'Knight and Day': Tom Cruise and Cameron Diaz star as a fugitive couple
'Knight and Day' stars Cameron Diaz and Tom Cruise in this high-energy action comedy.
While watching the new Tom Cruise-Cameron Diaz spy thriller “Knight and Day,” I kept flashing back to Cary Grant and Eva Marie Saint in Alfred Hitchcock’s “North by Northwest” and Grant and Audrey Hepburn in Stanley Donen’s “Charade,” the best Hitchcock movie that Hitchcock never made.
This is not surprising, since “Knight and Day,” directed by James Mangold and written by Patrick O’Neill, draws heavily on both of them. But, ah – what a difference. Those movies had a deftness and wit that propelled the action and enhanced the romance.
“Knight and Day,” as is true of just about every movie these days that has a gun in it, is a supersized kid pic. It’s easier to sit through than, say, “The A-Team,” which was even louder and made even less sense. (In other words, it made no sense.) But as Cruise and Diaz kept dodging and trading bullets – and knives and rocket launchers and grenades – I couldn’t help wondering: With all the money expended on this movie, couldn’t anybody come up with a few good lines in between all the kabooms?
Cruise plays Roy Miller, a secret agent who has supposedly gone rogue. We are first introduced to him as he flirts with a fellow passenger, June Havens (Diaz), on a near-empty jetliner from which he soon methodically wipes out the flight crew. Taking over the controls, he crash-lands in a cornfield (pale shades of “North by Northwest.”)
Roy is an amalgam of Cruise’s Ethan Hunt from the “Mission Impossible” movies with a little Jason Bourne thrown in. In other words, he’s a pastiche of a pastiche. As always, Cruise plays these parts as if, even in repose, he was doing heavy calisthenics. He’s exhaustingly avid, which doesn’t help the romance much. He’s more interested in his own energy than his costar’s.
Diaz is stuck playing the lovely-daffy damsel in distress, as the action shifts from Boston to the Austrian Alps to Sevilla, Spain. She gets in a few good punches of her own, as the duo is pursued by the CIA and the FBI and international weapons dealers and, for all I know, the Keystone Kops. By giving as good as she gets, June is not-so-convincingly transformed into a curious combo: a feminist snuggle bunny.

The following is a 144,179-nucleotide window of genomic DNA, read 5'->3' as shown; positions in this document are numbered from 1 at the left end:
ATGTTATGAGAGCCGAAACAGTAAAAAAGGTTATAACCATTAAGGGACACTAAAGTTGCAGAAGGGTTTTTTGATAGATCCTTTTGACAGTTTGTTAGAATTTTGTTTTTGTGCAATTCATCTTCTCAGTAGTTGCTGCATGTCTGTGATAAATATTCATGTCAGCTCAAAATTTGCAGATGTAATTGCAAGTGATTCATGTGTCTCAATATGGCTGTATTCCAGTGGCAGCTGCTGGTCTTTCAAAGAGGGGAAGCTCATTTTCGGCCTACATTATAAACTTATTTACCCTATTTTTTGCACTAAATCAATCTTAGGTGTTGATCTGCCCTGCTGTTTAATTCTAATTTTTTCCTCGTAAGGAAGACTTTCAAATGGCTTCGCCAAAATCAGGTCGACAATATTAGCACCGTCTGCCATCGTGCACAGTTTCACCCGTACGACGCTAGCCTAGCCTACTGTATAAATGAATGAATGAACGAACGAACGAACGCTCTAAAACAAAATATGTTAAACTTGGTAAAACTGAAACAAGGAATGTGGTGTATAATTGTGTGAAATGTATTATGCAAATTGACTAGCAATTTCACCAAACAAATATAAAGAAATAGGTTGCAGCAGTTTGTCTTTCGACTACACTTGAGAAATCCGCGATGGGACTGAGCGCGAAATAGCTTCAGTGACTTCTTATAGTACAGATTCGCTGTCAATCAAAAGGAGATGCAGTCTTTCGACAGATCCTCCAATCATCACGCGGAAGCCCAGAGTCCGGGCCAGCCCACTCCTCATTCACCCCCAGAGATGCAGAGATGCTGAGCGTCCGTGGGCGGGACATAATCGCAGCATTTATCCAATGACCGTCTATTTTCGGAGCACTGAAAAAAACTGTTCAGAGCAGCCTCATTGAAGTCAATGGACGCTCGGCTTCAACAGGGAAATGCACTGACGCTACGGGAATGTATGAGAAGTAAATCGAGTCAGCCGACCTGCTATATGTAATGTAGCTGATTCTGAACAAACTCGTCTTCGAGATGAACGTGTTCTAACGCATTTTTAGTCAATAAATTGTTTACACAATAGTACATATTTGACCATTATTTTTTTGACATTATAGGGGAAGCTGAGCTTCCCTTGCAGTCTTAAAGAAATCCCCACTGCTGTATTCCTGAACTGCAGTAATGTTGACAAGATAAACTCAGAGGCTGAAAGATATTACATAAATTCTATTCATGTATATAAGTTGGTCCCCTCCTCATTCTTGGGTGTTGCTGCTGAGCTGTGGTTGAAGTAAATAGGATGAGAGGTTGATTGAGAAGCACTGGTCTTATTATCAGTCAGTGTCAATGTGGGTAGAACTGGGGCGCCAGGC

Maybe the filmmakers were tired of seeing Angelina Jolie mow down the opposition cyborg-style. Diaz turns on the waifish charm despite dialogue that curdles in mid-sentence. I sympathized more with the actress’s plight than with June’s.
Even a good no-brainer action movie requires brains to make. It’s been a long time since a big Hollywood escapade had a satisfying story, but “Knight and Day” doesn’t even try for one. It assumes, rightly I fear, that attention-deficit stylistics are a perfect fit for attention-deprived audiences. I’m tempted to say this represents the triumph of the video-game aesthetic, except most video games have better narratives than “Knight and Day.”
The people who made “Knight and Day” may think they’re giving audiences what they want but what they’re really saying is: This is what audiences deserve. Grade: C (Rated PG-13 for sequences of action violence throughout, and brief strong language.)